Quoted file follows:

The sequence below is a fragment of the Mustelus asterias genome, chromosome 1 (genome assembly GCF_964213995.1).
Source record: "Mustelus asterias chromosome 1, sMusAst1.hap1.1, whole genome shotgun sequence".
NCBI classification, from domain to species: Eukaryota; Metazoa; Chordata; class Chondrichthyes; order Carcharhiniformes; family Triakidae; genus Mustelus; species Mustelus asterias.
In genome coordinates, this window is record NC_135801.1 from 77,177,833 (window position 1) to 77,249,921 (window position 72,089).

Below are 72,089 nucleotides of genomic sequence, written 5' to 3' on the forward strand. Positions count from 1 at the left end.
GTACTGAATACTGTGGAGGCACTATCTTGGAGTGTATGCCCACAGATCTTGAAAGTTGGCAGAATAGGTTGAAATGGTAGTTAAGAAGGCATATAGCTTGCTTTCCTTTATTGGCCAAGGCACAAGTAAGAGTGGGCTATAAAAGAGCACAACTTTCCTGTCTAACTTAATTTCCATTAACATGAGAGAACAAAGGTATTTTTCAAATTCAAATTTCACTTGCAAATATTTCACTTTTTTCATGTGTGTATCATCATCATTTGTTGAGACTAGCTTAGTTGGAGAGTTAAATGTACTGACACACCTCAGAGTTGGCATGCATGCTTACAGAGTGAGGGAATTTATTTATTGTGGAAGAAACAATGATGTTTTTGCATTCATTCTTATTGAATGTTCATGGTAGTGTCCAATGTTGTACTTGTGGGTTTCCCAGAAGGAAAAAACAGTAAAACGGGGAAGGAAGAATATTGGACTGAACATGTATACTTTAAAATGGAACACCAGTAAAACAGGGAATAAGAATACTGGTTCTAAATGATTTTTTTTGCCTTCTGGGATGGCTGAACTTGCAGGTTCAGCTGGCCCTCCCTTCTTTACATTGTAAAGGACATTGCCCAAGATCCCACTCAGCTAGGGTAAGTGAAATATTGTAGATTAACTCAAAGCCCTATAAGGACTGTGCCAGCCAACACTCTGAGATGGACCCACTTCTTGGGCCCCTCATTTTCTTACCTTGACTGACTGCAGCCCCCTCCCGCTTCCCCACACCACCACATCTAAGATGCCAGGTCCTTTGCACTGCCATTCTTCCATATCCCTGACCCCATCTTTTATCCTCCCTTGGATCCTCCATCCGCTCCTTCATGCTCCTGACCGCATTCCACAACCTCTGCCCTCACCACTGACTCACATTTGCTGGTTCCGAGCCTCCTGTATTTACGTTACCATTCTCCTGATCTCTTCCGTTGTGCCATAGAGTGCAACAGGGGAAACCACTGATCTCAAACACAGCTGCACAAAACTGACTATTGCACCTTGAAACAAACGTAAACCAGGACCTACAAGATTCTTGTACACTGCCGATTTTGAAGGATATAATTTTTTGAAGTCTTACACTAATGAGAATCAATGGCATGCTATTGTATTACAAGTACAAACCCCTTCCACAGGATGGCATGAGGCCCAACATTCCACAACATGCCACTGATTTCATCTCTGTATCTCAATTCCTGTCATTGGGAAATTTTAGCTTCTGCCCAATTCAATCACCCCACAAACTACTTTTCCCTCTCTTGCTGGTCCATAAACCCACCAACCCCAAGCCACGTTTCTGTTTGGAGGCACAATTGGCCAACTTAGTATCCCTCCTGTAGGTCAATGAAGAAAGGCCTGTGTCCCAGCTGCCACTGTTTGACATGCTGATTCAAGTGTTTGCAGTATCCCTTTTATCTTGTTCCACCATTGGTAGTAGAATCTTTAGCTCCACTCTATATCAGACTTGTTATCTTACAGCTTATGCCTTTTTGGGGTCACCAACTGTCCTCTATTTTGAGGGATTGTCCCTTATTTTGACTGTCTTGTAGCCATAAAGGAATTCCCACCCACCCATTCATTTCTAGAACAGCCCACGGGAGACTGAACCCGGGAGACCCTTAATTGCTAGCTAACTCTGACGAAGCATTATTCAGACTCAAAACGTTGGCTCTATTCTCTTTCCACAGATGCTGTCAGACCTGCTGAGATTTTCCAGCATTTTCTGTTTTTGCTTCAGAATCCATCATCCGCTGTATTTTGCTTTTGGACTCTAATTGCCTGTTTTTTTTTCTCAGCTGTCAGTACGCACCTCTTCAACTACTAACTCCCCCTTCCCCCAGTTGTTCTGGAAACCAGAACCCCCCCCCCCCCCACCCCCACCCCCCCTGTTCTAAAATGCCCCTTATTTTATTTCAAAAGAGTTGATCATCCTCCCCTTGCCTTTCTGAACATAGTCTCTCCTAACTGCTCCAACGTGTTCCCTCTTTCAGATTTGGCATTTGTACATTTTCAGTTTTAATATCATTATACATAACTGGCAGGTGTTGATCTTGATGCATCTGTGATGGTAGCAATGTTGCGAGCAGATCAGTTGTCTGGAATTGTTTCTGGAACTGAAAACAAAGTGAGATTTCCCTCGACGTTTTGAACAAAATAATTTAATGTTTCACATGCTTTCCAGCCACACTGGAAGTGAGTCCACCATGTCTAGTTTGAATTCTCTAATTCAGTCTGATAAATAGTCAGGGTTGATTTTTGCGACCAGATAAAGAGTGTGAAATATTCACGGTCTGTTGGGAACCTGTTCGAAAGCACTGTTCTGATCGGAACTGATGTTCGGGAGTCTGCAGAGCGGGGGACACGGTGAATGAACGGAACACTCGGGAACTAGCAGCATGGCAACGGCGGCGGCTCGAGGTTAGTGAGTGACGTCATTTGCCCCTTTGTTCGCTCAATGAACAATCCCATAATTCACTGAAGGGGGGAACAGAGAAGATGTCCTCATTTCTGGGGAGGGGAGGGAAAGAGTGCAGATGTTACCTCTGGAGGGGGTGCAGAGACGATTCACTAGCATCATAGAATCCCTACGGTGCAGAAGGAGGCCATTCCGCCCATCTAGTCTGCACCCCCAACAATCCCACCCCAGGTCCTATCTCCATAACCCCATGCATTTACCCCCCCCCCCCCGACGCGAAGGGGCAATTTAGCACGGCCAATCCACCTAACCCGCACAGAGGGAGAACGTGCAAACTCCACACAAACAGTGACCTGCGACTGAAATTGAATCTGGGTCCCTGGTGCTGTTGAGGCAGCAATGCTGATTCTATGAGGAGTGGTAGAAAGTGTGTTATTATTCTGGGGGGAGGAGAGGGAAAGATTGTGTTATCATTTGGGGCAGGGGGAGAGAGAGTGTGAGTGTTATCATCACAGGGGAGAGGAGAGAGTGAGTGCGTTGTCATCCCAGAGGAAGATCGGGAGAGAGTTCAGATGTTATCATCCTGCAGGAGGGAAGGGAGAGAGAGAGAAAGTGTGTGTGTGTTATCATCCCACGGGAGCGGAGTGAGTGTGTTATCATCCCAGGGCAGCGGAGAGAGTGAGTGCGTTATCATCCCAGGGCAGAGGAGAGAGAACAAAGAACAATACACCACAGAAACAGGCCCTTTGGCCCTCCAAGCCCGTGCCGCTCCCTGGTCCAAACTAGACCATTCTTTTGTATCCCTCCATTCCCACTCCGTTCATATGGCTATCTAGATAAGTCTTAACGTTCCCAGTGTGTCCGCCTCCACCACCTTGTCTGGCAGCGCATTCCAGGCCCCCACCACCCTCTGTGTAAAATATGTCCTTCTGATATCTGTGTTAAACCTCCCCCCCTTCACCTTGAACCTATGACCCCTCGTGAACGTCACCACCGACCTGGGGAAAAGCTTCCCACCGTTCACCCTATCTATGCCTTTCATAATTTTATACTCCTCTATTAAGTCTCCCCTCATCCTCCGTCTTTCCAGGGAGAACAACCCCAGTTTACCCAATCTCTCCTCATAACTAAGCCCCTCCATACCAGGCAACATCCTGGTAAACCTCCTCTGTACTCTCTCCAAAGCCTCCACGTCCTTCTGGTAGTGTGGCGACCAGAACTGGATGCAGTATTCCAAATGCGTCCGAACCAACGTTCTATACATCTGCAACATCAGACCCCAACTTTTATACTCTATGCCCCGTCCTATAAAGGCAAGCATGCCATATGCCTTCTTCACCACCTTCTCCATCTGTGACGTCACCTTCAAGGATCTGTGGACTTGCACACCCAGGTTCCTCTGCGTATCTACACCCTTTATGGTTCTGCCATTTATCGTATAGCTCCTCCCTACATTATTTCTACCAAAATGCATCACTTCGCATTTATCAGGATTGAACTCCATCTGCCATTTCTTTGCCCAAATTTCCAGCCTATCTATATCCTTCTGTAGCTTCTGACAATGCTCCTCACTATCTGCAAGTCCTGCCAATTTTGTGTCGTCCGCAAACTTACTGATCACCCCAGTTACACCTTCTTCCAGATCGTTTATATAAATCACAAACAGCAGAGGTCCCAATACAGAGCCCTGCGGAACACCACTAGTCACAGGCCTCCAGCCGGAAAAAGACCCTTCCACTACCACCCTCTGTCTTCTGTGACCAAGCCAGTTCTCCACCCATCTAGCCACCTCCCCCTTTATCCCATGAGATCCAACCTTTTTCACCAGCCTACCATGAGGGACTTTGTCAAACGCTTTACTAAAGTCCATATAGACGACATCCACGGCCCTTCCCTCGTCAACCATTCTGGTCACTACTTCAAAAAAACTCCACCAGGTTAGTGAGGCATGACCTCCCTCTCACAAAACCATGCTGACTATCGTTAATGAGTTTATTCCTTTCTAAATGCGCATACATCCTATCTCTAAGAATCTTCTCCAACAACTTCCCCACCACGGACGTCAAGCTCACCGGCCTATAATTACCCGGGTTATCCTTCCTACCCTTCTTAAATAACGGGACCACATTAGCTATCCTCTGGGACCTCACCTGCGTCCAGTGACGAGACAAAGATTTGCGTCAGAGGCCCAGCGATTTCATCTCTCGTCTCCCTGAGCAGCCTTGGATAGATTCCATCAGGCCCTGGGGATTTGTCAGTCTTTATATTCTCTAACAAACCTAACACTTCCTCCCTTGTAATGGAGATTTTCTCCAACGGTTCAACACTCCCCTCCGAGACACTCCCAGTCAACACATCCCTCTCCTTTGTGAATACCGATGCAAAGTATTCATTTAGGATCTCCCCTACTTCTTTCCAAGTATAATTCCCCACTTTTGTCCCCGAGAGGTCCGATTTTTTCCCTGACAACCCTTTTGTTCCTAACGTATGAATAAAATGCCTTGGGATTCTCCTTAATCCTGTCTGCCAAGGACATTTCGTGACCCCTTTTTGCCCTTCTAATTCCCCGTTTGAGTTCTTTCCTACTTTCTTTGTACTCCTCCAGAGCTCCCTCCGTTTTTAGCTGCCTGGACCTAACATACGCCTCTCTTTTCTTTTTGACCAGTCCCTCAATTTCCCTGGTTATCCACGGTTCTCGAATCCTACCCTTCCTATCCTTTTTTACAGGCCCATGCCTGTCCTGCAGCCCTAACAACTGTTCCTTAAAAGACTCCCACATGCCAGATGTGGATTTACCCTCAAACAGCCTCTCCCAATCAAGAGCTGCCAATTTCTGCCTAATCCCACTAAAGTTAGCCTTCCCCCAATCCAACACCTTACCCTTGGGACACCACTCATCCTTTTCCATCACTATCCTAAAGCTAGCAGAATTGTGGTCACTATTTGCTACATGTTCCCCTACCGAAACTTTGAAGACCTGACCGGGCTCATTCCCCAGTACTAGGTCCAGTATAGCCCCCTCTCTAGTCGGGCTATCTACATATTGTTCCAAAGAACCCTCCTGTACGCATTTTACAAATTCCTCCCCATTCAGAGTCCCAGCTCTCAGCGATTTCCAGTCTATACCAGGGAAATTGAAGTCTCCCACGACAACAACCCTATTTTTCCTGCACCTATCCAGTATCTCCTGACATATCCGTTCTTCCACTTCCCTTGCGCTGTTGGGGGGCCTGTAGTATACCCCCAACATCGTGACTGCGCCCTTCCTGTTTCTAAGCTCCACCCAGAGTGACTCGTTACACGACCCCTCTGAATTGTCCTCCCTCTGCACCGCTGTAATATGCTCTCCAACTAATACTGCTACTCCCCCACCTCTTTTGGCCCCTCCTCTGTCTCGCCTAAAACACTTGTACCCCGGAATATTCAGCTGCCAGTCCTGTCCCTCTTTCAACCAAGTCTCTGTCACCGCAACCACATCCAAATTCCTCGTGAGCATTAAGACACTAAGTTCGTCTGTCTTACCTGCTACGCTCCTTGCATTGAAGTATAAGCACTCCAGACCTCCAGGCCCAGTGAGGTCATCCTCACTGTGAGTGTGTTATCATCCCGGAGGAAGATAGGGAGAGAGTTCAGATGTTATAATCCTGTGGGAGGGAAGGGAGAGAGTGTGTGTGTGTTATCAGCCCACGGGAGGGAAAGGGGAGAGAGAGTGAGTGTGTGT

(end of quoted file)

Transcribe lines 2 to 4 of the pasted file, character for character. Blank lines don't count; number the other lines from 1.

Source record: "Mustelus asterias chromosome 1, sMusAst1.hap1.1, whole genome shotgun sequence".
NCBI classification, from domain to species: Eukaryota; Metazoa; Chordata; class Chondrichthyes; order Carcharhiniformes; family Triakidae; genus Mustelus; species Mustelus asterias.
In genome coordinates, this window is record NC_135801.1 from 77,177,833 (window position 1) to 77,249,921 (window position 72,089).